On February 24, Fordham Law’s Law Student Association Diversity luncheon brought together four Fordham Law alumni—Chieh Huang ’08, Vanessa A. Nadal ’10, Khadijah Sharif-Drinkard ’97, and Helen Shin ’08—to speak about their experiences as law students and professionals from diverse backgrounds and to offer advice to the assembled students.
The event—the first of its kind at the Law School—was aimed at connecting members of student affinity groups with prominent alumni and strengthening the Fordham Law network. Students from the Black Law Students Association (BLSA), Latin American Law Students Association (LALSA), Asian Pacific American Law Students Association (APALSA), and South Asian Law Students Association (SALSA) attended, as well as alumni, faculty, and staff.
Dean Matthew Diller moderated the conversation, which he opened by asking the speakers to discuss the challenges they faced entering law school as members of historically underrepresented groups.
Sharif-Drinkard, senior vice president of Business and Legal Affairs at ViacomCBS, noted that the rigors of the first year of law school posed the biggest challenge. “Understanding the new language of law was what I had trouble with—I think all of us did,” she remembered.
When Shin, who is now vice president in the legal department at Warner Music Group, was in law school, she was the first in her family to advance to a career in a professional field in the United States. “I knew I wanted to be a lawyer, but I had no idea what that really meant,” she recalled. “And I didn’t have anyone in my personal life to guide me through that decision-making process, so I had to turn to outside networks, like the affinity groups.”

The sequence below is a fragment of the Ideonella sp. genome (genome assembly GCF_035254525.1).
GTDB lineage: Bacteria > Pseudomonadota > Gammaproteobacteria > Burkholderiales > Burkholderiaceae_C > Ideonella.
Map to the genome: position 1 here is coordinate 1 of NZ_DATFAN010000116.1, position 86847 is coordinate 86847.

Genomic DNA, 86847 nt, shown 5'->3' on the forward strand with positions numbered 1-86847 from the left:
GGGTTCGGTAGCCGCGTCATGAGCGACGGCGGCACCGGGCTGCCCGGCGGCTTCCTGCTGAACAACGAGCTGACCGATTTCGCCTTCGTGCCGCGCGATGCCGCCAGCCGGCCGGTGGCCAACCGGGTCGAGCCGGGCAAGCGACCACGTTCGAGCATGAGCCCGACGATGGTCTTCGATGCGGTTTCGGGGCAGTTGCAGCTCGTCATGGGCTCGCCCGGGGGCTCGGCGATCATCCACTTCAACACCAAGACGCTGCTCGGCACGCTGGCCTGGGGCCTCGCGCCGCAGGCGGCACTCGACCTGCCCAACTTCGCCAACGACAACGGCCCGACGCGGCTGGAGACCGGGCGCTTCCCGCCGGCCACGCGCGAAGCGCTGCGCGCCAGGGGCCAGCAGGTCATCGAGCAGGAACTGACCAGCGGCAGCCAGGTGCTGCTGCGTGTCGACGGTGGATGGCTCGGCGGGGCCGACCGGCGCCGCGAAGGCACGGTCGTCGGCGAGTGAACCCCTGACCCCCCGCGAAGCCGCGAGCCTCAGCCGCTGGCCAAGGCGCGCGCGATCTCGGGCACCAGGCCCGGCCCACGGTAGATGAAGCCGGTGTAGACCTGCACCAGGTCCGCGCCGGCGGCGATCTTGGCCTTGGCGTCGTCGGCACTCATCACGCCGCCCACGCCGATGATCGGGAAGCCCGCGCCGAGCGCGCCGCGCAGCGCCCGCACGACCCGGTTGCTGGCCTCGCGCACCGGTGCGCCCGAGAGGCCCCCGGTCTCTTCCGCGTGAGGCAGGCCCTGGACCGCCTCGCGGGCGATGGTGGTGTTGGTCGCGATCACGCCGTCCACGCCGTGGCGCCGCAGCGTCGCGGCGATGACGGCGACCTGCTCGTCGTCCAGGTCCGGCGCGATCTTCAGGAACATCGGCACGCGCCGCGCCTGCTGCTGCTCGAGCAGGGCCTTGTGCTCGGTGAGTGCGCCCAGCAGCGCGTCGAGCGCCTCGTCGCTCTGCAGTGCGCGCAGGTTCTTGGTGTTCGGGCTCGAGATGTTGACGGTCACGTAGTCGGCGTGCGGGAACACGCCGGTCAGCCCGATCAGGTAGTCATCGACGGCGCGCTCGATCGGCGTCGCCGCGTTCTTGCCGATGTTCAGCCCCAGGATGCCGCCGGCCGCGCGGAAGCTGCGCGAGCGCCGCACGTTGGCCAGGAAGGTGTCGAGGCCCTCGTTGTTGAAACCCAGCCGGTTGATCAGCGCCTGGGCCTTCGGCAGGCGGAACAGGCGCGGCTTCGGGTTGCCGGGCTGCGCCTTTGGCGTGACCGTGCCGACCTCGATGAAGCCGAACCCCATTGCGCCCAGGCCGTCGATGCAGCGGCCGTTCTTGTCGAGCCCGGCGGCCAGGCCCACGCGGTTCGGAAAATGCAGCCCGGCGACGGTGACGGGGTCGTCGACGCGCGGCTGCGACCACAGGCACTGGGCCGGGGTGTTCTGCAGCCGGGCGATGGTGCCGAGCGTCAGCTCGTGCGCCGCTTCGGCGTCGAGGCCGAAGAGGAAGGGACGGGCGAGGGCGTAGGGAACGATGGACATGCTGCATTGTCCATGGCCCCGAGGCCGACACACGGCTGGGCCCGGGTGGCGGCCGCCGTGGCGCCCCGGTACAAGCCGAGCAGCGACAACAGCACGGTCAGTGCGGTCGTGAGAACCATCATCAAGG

Diller turned the subject to growing one’s professional network through mentors and sponsors.
Huang, co-founder and CEO of Boxed.com, spoke to the importance of representation and about encountering a more subtle form of racism than his parents or grandparents may have experienced. “Sixty or seventy years ago, people would say, ‘You don’t belong’ because of your race, ethnicity, or whatever,” he said. “Now, it’s less overt. We have other signals we use to communicate to one another—like when you show up [to an interview]and you’re the only person who looks like you, you start to read between the lines and think, ‘I don’t belong here.’” Huang said that APALSA events and seeing prominent Asian American alumni—like Hon. Denny Chin ’78—around the law school made him feel supported and represented.
Acknowledging the importance of representation and community, Sharif-Drinkard also cautioned against falling into the mindset of solely seeking support from within one’s own race, religion, or gender identity. “It’s important to see yourself in others, but there might be a rainbow of people interested in being your sponsor. In my career, I’ve had people from all different walks of life who helped me grow and develop.”
Student Candela Llopis ’21 asked how to navigate the US legal field if English was not their first language. While all the speakers agreed that a firm grasp of English was necessary for legal writing and practice, Nadal recounted her own post-law school experience, when her fluency in Spanish afforded her opportunities that she might not have had otherwise so early in her career. She suggested students reframe their differences as advantages, reminding them, “What sets you apart is your strength.”